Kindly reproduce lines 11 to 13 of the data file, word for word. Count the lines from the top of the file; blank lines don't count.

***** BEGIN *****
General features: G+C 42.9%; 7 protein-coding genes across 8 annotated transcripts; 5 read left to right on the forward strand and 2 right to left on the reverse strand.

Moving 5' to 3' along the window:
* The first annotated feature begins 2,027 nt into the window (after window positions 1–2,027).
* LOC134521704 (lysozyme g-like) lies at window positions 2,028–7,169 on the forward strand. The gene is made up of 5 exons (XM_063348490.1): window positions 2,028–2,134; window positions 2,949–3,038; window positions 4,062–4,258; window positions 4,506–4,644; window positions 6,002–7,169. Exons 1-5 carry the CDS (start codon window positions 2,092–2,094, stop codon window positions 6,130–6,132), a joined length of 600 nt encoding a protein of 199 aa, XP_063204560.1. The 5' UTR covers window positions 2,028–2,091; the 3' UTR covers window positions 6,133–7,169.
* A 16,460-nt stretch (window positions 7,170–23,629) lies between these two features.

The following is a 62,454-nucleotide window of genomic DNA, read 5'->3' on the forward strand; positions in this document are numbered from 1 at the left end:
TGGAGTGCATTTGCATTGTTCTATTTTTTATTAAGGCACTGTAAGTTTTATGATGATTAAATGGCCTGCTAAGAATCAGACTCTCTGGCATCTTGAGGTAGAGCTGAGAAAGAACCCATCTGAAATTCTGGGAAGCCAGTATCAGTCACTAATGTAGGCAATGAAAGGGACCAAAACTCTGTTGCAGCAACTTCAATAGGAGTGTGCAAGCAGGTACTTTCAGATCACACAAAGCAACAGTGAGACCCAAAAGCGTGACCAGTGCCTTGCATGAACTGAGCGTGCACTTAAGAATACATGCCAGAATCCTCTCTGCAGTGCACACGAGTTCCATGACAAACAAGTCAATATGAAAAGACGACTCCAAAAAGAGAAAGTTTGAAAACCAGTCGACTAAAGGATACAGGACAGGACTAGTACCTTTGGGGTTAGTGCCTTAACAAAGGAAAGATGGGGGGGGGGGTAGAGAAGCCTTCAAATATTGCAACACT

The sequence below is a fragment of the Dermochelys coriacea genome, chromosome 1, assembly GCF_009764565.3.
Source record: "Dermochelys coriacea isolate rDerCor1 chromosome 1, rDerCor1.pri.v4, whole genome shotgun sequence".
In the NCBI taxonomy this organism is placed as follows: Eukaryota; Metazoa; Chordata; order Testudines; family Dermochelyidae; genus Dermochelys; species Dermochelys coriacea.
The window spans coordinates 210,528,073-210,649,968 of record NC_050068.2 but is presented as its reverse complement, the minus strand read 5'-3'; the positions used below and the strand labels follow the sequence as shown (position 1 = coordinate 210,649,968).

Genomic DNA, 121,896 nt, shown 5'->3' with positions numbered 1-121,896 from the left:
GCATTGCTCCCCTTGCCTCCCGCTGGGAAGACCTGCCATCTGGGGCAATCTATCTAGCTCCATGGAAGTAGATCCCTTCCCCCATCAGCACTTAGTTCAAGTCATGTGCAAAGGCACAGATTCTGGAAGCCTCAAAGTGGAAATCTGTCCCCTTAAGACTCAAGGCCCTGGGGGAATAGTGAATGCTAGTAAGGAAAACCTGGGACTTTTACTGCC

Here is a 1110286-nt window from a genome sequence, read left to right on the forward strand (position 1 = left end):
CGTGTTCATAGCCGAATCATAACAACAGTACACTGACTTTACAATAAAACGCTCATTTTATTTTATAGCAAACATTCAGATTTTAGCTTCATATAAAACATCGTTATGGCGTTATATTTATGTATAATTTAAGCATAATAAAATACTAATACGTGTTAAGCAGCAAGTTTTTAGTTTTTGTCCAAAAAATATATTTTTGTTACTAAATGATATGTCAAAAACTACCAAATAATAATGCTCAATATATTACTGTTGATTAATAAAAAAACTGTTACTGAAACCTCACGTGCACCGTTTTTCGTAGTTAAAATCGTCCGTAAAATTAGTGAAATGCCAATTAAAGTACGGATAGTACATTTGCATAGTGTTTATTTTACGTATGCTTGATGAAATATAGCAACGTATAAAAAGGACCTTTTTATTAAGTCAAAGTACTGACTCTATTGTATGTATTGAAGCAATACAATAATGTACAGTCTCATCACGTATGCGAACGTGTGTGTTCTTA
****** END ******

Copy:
The window spans coordinates 210,528,073-210,649,968 of record NC_050068.2 but is presented as its reverse complement, the minus strand read 5'-3'; the positions used below and the strand labels follow the sequence as shown (position 1 = coordinate 210,649,968).

Genomic DNA, 121,896 nt, shown 5'->3' with positions numbered 1-121,896 from the left:
GCATTGCTCCCCTTGCCTCCCGCTGGGAAGACCTGCCATCTGGGGCAATCTATCTAGCTCCATGGAAGTAGATCCCTTCCCCCATCAGCACTTAGTTCAAGTCATGTGCAAAGGCACAGATTCTGGAAGCCTCAAAGTGGAAATCTGTCCCCTTAAGACTCAAGGCCCTGGGGGAATAGTGAATGCTAGTAAGGAAAACCTGGGACTTTTACTGCC